Sometimes, inflammation is good. When you’re injured or sick, white blood cells build up to help the body fight off infection. But, sometimes, the body can overdo it and that causes its own issues. Nutrition Expert Denis Faye discusses inflammation and how changing your diet can reduce it.
What’s the deal with inflammation and what can I do to prevent it?
Ah yes, inflammation, a term that seems to be creeping into the hipster nutritional vernacular with increasing regularity.
The most important thing to know about inflammation is that, essentially, it’s a good thing, a vital part of the healing process. When you’re injured, or sick, or even worn out from a hard workout, your body wants to repair itself. Inflammation is part of its process. During inflammation, mediators–particularly cell-signalling proteins called cytokines and fatty acids with hormone-like qualities called prostaglandins–open up blood vessels (vasodilation), allowing enzymes, antibodies, white blood cells, and nutrients to enter the wound so they can fight infection and removing debris and bacteria.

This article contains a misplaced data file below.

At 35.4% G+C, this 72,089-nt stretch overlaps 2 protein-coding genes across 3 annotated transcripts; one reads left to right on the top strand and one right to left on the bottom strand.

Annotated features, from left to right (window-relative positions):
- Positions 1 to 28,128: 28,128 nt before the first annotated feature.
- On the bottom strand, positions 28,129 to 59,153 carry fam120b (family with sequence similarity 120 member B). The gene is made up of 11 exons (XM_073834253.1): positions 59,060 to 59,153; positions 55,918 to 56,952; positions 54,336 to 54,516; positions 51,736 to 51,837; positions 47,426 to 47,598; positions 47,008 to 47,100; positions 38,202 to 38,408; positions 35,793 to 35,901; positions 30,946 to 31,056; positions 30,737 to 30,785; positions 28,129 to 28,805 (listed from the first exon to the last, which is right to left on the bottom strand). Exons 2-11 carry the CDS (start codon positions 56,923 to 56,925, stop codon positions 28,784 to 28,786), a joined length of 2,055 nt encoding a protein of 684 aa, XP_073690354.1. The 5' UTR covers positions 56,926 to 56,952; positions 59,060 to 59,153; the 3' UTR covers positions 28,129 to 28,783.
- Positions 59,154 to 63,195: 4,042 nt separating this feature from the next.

This process doesn’t need a bump, scrape or cut to happen. Basically, if something anywhere in your system isn’t quite right, the inflammatory paramedics are called in. Viruses and bacteria also generate an inflammatory response.
Inflammation becomes a problem when it goes on for too long. This can happen for a few reasons. It could be that an imbalance or lack of nutrients inhibits you from going to the next stage of healing. Or it could be that you continue to exacerbate the problem, not giving it the recovery time needed to heal. (In exercise circles, this is called overtraining.) It could be that you have some sort of auto-immune issue putting your body in a perpetual state of trying to heal something that’s not broken. Food allergies and intolerances are a classic example. Finally, it could be that you suffer from a hormone imbalance, as is the case when you’re over-stressed. Stress causes an over abundance of the hormone cortisol, which inhibits the healing process, leaving you in a prolonged inflammatory state.”
To find out what diet and lifestyle changes can make a difference, click here.
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